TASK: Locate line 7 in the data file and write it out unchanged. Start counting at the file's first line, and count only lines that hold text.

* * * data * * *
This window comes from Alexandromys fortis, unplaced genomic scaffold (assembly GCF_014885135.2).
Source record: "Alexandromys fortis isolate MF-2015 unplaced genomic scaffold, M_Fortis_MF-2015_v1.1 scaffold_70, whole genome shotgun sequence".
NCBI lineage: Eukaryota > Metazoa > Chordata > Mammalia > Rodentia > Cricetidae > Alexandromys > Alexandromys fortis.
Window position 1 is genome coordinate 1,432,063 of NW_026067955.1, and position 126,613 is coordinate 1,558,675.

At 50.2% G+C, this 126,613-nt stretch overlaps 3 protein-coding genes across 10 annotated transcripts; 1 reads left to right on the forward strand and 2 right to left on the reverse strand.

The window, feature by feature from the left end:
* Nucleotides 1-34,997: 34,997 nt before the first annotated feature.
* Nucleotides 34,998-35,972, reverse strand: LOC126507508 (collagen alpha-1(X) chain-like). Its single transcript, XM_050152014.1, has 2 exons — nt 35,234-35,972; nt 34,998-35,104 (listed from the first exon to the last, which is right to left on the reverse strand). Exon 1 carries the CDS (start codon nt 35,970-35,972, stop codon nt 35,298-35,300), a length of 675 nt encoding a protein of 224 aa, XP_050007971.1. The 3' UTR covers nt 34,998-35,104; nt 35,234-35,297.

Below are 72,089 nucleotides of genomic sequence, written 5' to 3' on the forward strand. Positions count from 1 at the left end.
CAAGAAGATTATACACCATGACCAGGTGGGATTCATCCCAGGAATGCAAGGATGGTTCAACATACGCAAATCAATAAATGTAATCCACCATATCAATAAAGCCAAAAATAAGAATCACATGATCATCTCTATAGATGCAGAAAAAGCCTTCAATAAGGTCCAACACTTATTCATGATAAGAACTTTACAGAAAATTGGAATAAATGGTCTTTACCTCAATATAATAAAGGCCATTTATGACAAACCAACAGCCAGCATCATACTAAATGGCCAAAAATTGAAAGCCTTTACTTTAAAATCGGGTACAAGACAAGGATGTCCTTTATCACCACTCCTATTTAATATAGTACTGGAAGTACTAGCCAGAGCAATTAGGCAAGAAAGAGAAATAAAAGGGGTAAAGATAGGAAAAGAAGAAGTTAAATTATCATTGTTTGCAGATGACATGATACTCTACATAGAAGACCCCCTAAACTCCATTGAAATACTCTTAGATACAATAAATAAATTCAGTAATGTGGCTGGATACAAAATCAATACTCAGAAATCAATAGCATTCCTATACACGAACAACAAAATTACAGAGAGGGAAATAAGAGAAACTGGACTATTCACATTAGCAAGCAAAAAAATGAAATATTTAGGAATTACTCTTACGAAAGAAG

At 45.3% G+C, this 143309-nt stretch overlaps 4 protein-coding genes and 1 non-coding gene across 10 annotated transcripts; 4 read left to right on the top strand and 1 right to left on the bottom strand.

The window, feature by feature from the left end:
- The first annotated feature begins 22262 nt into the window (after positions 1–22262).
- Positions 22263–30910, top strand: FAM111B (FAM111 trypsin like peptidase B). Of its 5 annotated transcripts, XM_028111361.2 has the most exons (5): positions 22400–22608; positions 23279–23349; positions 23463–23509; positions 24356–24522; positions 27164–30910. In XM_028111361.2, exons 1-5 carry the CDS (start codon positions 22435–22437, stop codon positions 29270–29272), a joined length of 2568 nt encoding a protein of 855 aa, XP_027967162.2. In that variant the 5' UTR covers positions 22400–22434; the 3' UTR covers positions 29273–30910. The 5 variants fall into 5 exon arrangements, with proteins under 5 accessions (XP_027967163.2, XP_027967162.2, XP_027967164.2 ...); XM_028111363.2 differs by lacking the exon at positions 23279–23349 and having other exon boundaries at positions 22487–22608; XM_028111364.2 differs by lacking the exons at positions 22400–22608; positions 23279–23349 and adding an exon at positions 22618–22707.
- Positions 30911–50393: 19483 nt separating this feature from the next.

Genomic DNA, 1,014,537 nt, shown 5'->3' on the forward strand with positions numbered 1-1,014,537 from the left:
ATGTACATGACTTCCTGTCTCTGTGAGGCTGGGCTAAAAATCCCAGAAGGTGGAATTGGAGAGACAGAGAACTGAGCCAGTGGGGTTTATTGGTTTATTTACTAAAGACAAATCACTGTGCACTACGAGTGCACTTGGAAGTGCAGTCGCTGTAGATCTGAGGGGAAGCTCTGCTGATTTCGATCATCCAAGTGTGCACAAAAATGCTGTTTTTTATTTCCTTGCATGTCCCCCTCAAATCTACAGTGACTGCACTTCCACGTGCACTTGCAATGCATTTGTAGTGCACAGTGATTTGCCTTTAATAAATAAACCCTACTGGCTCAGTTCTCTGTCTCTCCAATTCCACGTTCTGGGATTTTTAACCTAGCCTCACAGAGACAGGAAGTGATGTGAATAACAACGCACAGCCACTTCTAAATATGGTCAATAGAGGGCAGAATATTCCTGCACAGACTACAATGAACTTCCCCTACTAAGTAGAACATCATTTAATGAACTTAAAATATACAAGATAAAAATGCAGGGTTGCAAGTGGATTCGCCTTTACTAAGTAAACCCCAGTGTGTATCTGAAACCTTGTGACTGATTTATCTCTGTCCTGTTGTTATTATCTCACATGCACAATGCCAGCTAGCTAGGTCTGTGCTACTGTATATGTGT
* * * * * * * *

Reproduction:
* Nucleotides 1-34,997: 34,997 nt before the first annotated feature.